Hope, Grit, and Faith

I have a melancholy temperament. I am keenly aware of everything wrong with life. I can be overcome by fear, despair, suspicion, and bitterness. Life is not easy, and people are not essentially good. What good guys there are don’t always win, and the bad guys frequently don’t lose. Not in this life. There are horrible things that happen to people, some of them acts of nature, some of them the malicious actions of fellow human beings. We don’t live in a happy-go-lucky world. It’s dark out here. I’ve plumbed some deep depths of depression, what is terrifying is the knowledge that plenty of people go through far worse.

But when I’m at my lowest, when I think I’ve failed at everything I care about, when everyone seems to be against me, when it seems that the only people who care are thousands of miles away, when I’m at most cynical and I’ve given up on my dreams–at those darkest moments, something happens. I take a look at life and say, “Screw it. I’m going to keep going. I’m going to be happy.”

I am of the conviction that this world is ruled by a sovereign God who loves me, and who works all things together for the good of those who love him. I believe the world is bigger and more complicated than I can began to comprehend, and I believe God is a heck of a lot smarter than I am.

When life is hard, he’s shaping me. He’s building me up in his image–to be a man worth being, and to live a life worth living. No matter how bad things get, they’re getting that bad in order to make me someone capable of handling something better. And it’s not just me. God is in the process of redeeming this world. Every tragedy, every unjust act, every hardship, it all means something. It’s leading to something better. The world ends in a heavenly city, in feasting and bright sunshine, in tears being wiped from every eye and every nation’s wounds being healed.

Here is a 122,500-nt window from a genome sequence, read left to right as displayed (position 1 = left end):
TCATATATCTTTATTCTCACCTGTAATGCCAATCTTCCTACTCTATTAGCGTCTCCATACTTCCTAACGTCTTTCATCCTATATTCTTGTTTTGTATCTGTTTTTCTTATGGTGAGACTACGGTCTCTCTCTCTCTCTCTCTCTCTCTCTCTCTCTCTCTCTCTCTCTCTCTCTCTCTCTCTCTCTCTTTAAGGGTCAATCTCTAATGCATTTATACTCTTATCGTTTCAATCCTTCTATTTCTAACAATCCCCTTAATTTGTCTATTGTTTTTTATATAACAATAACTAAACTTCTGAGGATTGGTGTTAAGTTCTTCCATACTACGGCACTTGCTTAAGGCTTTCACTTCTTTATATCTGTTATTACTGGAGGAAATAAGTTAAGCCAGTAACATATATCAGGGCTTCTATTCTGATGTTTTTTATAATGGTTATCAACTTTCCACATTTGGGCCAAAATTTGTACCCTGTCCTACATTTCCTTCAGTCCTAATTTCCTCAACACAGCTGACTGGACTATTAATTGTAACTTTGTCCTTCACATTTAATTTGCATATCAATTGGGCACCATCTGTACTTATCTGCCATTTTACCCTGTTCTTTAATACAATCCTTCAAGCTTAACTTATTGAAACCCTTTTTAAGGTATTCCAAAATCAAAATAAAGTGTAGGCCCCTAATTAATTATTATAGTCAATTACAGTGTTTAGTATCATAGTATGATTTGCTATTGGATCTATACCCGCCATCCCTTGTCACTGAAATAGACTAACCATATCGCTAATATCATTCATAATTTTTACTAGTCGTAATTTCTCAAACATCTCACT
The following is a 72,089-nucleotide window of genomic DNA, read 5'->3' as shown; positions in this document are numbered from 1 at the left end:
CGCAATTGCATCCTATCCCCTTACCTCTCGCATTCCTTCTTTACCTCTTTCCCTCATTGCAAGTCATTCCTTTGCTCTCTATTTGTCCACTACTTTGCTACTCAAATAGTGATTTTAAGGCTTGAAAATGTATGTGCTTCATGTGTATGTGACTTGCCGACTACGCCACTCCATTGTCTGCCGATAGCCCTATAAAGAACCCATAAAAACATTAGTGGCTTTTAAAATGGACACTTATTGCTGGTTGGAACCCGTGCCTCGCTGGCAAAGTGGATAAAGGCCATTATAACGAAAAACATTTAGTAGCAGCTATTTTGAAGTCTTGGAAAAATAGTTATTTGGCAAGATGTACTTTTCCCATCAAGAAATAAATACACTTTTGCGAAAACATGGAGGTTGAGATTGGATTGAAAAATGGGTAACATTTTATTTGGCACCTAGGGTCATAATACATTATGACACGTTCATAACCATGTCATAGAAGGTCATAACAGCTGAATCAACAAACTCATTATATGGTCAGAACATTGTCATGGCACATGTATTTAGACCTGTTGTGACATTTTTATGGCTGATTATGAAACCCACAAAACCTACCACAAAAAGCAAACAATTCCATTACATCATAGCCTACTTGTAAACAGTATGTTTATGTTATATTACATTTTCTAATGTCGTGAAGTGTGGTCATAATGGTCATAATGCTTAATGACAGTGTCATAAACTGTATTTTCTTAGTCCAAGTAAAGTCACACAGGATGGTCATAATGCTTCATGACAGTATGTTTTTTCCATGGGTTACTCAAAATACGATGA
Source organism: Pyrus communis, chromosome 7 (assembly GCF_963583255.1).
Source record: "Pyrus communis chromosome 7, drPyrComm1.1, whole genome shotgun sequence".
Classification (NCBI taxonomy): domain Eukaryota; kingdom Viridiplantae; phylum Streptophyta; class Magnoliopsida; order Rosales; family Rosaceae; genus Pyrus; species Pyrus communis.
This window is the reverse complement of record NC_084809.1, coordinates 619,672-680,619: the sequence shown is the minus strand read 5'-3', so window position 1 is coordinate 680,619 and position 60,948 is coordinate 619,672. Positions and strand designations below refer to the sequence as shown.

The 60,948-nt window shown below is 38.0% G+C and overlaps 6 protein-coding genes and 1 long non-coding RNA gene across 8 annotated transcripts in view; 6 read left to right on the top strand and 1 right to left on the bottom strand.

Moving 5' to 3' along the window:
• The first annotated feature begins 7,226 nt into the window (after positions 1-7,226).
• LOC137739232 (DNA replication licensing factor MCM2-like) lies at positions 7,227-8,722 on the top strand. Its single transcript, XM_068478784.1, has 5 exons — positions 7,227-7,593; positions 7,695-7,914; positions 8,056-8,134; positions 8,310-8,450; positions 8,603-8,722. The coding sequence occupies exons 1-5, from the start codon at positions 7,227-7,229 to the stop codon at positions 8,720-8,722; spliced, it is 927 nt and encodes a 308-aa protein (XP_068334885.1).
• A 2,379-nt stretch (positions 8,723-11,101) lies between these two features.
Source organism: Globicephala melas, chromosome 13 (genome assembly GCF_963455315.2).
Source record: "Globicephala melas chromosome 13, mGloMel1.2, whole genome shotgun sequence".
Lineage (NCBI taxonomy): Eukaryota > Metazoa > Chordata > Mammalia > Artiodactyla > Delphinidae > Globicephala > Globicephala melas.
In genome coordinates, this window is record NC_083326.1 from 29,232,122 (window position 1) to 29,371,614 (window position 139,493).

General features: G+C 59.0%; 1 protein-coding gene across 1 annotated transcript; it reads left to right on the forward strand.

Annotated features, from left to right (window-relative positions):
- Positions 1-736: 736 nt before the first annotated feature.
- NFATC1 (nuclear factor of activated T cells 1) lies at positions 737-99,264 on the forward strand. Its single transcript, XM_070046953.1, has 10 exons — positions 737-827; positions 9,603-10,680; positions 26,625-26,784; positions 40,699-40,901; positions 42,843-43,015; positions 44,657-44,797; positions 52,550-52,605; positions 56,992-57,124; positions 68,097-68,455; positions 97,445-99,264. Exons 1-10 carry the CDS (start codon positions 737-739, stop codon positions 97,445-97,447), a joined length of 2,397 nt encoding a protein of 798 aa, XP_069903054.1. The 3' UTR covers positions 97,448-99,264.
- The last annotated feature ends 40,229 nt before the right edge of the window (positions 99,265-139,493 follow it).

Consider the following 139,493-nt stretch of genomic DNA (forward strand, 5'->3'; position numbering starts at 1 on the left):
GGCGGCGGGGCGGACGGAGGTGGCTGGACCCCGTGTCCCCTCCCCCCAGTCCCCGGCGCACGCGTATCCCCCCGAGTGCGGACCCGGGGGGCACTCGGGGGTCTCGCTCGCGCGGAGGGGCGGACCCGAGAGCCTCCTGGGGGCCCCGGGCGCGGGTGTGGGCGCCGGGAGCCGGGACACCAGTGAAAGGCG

So hardship is a nuisance, a trial, an enemy to be defeated. It’s something getting between me and where God wants me to be. God has better plans for me than this. So I refuse to be defeated. I will not be. I cannot be. I already know how the story ends. What right does life have to think it can keep me down?

Depression, for me, ends in pissedness, in stubborn refusal to let doubt, loss, sadness, and worry win. It’s not long after I reach that point that I begin to feel 1) thankful, and 2) bulletproof. I thank God for loving me and promising me eventual victory. And I feel bulletproof because I know that no matter how bad it gets, it will never get so bad that things won’t change direction and get better.

Hope is not fluffy and warm, made of sweet dreams and naivete. It is built out of stubbornness and grit. It is built out of refusal to believe in ultimate failure, despite all evidence to the contrary. But it is not built on *my* grit, on *my* strength. It comes from resting on another’s strength. It comes from a complete and utter trust, a reckless commitment, an almost blind faith in a holy, all-loving Almighty.

People ask me what my testimony is. I was in church for most of my conscious life. I was raised in Christian schools reading Christian literature and soaked deep in Scripture. I do not remember a time when I could have been called pagan. But if you ask what the foundation of my life is, and how I keep on going, this is it. Stubborn hope, built on faith in an invisible, all-loving, Almighty God. That is my testimony.